Is some food addictive?

An article published in The BMJ suggests that ultra-processed foods such as potato chips, ice cream, candy and cookies can be as addictive as smoking. The combination of refined carbohydrates and added fats in these foods can stimulate the feel-good chemicals in the brain and become habit-forming and appealing as other addictive substances such as alcohol and tobacco. “Behaviours around ultra-processed food may meet the criteria for diagnosis of substance use disorder in some people,” the study found. An analysis of 281 studies from 36 countries showed that food addiction was prevalent in 14 per cent of adults and 12 per cent of children, as defined by the Yale Food Addiction Scale. This is similar to the 14 per cent addiction to alcohol and 18 per cent to tobacco seen in adults.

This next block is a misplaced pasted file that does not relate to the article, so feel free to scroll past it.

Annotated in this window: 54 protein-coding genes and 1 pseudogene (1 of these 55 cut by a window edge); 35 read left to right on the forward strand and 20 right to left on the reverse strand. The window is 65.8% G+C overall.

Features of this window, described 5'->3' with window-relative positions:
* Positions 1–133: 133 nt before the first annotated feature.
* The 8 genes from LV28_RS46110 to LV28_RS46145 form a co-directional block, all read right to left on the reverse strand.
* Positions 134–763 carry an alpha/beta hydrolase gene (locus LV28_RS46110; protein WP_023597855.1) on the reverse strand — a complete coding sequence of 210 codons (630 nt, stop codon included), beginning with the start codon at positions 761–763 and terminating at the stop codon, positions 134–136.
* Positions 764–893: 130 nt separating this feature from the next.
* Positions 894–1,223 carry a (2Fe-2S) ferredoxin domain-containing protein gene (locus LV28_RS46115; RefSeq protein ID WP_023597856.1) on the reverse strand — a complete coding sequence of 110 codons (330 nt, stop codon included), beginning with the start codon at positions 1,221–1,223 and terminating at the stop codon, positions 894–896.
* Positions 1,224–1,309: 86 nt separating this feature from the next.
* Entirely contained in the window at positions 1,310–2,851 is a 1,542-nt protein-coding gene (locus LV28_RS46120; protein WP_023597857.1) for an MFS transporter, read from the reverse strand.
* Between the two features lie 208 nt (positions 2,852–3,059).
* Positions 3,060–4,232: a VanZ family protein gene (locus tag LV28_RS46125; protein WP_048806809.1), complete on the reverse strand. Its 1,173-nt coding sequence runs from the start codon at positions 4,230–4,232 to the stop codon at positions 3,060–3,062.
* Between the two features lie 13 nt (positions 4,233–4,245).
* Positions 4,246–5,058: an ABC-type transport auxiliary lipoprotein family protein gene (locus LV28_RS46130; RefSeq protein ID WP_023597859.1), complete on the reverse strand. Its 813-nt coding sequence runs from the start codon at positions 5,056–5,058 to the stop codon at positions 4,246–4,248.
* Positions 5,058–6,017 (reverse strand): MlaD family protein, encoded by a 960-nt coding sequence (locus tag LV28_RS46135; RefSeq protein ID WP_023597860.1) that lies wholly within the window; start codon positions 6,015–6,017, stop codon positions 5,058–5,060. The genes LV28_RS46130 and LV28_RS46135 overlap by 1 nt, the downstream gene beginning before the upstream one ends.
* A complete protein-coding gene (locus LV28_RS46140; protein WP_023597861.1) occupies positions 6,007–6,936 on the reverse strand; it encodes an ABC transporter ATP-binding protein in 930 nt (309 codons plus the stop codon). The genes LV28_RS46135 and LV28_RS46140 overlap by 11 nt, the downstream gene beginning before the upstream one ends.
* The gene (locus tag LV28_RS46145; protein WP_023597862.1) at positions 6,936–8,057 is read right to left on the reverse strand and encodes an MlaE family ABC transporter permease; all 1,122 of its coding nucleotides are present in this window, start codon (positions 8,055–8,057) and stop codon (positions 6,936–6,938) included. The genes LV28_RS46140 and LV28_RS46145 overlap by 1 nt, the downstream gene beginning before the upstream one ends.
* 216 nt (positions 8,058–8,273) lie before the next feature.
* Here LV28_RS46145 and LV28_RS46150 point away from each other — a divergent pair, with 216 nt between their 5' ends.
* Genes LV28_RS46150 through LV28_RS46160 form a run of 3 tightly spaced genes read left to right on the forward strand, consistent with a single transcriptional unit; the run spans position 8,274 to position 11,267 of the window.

Ultra-processed foods have already been linked to an increased risk of numerous health issues including obesity, diabetes, hypertension, cardiovascular diseases, cancer, depression, dementia and even early death. “By acknowledging that certain types of processed foods have the properties of addictive substances, we may be able to help improve global health,” stated the study.

For instance, many countries have passed taxes on sugar sweetened beverages and a meta-analysis estimate that such taxes are associated with an average decline of 15 per cent to 18 per cent in the sales and intake of such beverages. These taxes have also shown a reduction in body mass index among adolescent girls in countries such as Mexico, according to the study.